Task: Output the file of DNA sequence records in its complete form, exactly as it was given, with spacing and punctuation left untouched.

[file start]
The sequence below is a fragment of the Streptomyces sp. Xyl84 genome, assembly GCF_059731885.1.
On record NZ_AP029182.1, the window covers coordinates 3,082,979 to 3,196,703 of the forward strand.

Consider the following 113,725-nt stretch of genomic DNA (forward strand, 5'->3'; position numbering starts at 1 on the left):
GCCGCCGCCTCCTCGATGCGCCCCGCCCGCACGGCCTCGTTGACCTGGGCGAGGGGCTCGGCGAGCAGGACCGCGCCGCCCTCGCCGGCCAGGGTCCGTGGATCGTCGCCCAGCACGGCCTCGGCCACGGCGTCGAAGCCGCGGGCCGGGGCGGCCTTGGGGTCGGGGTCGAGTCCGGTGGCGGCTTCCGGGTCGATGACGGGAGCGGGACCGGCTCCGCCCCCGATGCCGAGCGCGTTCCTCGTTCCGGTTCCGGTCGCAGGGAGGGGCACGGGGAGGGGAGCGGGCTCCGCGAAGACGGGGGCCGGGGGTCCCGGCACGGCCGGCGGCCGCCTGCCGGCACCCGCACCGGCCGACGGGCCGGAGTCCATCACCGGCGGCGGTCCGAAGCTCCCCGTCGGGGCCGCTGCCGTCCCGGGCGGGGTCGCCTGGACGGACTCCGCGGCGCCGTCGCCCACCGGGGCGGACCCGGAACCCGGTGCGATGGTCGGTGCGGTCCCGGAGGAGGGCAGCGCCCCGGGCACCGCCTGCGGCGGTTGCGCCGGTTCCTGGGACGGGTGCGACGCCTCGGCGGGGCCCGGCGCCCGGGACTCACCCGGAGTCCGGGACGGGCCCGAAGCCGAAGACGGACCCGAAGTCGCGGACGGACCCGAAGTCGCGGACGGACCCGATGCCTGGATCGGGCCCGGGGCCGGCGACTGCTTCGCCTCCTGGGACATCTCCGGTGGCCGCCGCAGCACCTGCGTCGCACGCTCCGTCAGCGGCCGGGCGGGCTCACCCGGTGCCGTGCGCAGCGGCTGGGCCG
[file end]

The sequence below is a fragment of the Streptomyces sp. Xyl84 genome, assembly GCF_059731885.1.
On record NZ_AP029182.1, the window covers coordinates 3,082,979 to 3,196,703 of the forward strand.

Consider the following 113,725-nt stretch of genomic DNA (forward strand, 5'->3'; position numbering starts at 1 on the left):
GCCGCCGCCTCCTCGATGCGCCCCGCCCGCACGGCCTCGTTGACCTGGGCGAGGGGCTCGGCGAGCAGGACCGCGCCGCCCTCGCCGGCCAGGGTCCGTGGATCGTCGCCCAGCACGGCCTCGGCCACGGCGTCGAAGCCGCGGGCCGGGGCGGCCTTGGGGTCGGGGTCGAGTCCGGTGGCGGCTTCCGGGTCGATGACGGGAGCGGGACCGGCTCCGCCCCCGATGCCGAGCGCGTTCCTCGTTCCGGTTCCGGTCGCAGGGAGGGGCACGGGGAGGGGAGCGGGCTCCGCGAAGACGGGGGCCGGGGGTCCCGGCACGGCCGGCGGCCGCCTGCCGGCACCCGCACCGGCCGACGGGCCGGAGTCCATCACCGGCGGCGGTCCGAAGCTCCCCGTCGGGGCCGCTGCCGTCCCGGGCGGGGTCGCCTGGACGGACTCCGCGGCGCCGTCGCCCACCGGGGCGGACCCGGAACCCGGTGCGATGGTCGGTGCGGTCCCGGAGGAGGGCAGCGCCCCGGGCACCGCCTGCGGCGGTTGCGCCGGTTCCTGGGACGGGTGCGACGCCTCGGCGGGGCCCGGCGCCCGGGACTCACCCGGAGTCCGGGACGGGCCCGAAGCCGAAGACGGACCCGAAGTCGCGGACGGACCCGAAGTCGCGGACGGACCCGATGCCTGGATCGGGCCCGGGGCCGGCGACTGCTTCGCCTCCTGGGACATCTCCGGTGGCCGCCGCAGCACCTGCGTCGCACGCTCCGTCAGCGGCCGGGCGGGCTCACCCGGTGCCGTGCGCAGCGGCTGGGCCG